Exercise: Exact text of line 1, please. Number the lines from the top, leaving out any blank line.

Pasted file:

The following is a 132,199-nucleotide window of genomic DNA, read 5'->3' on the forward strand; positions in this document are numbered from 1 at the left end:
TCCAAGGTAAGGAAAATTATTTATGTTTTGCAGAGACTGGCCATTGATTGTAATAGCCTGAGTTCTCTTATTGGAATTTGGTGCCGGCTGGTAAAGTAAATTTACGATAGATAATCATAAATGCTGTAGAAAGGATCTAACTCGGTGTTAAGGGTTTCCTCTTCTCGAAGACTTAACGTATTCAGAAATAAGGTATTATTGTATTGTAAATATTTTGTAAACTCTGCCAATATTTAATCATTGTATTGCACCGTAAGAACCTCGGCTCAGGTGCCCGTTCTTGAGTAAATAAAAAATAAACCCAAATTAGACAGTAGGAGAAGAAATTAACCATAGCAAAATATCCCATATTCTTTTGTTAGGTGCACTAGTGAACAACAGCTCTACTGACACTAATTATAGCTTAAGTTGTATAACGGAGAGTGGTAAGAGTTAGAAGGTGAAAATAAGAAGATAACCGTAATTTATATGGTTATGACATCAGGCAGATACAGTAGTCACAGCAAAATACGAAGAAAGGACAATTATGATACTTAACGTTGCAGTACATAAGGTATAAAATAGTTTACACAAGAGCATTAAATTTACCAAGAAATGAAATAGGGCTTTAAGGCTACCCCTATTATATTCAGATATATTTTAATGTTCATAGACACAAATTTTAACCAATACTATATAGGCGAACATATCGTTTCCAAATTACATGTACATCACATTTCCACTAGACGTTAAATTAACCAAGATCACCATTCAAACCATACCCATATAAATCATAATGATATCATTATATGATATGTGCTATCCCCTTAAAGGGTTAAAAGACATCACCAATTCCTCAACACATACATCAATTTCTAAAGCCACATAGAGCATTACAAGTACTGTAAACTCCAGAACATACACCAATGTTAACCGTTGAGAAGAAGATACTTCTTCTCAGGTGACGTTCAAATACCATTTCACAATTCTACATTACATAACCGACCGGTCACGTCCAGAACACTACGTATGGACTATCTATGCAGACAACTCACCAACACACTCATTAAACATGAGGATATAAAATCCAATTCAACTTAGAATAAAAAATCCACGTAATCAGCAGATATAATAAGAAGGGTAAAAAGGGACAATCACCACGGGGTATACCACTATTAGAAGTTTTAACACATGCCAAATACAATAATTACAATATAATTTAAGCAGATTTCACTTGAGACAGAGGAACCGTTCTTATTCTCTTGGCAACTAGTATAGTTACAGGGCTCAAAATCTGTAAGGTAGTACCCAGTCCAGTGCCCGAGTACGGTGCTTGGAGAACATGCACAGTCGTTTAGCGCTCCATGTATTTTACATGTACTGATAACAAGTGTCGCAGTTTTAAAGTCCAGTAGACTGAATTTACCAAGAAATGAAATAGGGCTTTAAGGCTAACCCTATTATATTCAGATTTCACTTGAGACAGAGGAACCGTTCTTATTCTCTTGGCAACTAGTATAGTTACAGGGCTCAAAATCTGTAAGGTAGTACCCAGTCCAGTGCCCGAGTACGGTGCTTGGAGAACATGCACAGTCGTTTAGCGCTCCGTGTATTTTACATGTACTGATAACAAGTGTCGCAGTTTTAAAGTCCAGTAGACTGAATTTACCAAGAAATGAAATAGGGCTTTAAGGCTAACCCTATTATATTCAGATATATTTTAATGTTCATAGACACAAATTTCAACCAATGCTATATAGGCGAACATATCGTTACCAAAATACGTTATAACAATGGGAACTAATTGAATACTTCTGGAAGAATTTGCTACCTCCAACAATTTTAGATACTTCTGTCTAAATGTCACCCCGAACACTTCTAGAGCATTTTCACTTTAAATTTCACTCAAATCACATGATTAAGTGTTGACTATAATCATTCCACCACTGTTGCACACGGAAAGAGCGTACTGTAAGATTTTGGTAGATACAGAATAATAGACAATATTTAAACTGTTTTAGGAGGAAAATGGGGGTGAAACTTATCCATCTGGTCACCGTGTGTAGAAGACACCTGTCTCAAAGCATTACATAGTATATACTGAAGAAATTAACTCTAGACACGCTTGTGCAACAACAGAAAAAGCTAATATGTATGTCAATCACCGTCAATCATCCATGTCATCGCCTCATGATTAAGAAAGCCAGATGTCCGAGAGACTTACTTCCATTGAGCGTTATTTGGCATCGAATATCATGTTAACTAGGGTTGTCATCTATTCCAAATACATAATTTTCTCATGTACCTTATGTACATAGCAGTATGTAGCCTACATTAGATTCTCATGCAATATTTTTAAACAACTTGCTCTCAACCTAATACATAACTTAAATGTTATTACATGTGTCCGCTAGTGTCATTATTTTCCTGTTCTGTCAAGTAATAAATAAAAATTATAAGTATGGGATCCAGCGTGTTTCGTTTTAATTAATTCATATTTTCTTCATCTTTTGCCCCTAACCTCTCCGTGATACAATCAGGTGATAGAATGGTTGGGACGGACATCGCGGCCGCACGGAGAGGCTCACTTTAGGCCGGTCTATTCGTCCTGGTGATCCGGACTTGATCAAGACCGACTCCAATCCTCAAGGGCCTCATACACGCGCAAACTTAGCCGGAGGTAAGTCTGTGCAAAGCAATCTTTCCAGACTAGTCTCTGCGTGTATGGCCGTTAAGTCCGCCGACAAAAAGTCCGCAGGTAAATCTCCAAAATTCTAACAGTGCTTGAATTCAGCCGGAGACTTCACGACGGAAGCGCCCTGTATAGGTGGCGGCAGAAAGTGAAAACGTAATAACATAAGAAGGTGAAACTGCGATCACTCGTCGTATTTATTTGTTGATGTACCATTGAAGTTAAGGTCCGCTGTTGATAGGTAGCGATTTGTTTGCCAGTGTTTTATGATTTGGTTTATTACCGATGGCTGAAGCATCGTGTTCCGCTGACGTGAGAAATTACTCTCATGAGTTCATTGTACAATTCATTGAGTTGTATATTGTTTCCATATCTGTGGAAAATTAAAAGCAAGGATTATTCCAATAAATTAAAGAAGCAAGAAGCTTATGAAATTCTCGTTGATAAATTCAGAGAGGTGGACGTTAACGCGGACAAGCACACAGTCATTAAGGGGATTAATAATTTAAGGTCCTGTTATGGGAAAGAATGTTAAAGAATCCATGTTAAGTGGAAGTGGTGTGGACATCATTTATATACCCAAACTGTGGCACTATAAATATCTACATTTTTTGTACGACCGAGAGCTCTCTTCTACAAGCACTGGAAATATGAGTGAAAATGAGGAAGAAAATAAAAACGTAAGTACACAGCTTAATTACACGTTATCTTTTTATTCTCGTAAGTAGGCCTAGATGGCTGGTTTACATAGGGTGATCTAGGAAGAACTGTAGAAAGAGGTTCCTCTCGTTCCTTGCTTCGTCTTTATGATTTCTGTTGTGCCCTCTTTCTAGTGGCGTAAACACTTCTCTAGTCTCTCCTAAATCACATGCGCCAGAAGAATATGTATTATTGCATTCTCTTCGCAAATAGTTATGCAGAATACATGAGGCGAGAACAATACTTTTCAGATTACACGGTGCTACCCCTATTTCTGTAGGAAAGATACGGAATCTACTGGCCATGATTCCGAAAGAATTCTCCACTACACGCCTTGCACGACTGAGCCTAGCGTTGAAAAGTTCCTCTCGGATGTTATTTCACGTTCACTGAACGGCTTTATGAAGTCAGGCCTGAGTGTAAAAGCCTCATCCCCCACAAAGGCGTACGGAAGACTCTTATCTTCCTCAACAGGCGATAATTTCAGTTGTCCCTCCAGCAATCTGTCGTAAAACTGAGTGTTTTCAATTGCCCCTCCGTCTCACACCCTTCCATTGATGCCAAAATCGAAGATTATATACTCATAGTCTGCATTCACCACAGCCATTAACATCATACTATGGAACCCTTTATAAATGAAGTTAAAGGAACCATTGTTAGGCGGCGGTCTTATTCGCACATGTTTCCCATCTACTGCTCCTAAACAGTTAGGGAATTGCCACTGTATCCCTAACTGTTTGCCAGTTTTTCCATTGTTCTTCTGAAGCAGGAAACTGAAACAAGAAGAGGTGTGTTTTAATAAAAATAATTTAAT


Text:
The following is a 132,199-nucleotide window of genomic DNA, read 5'->3' on the forward strand; positions in this document are numbered from 1 at the left end: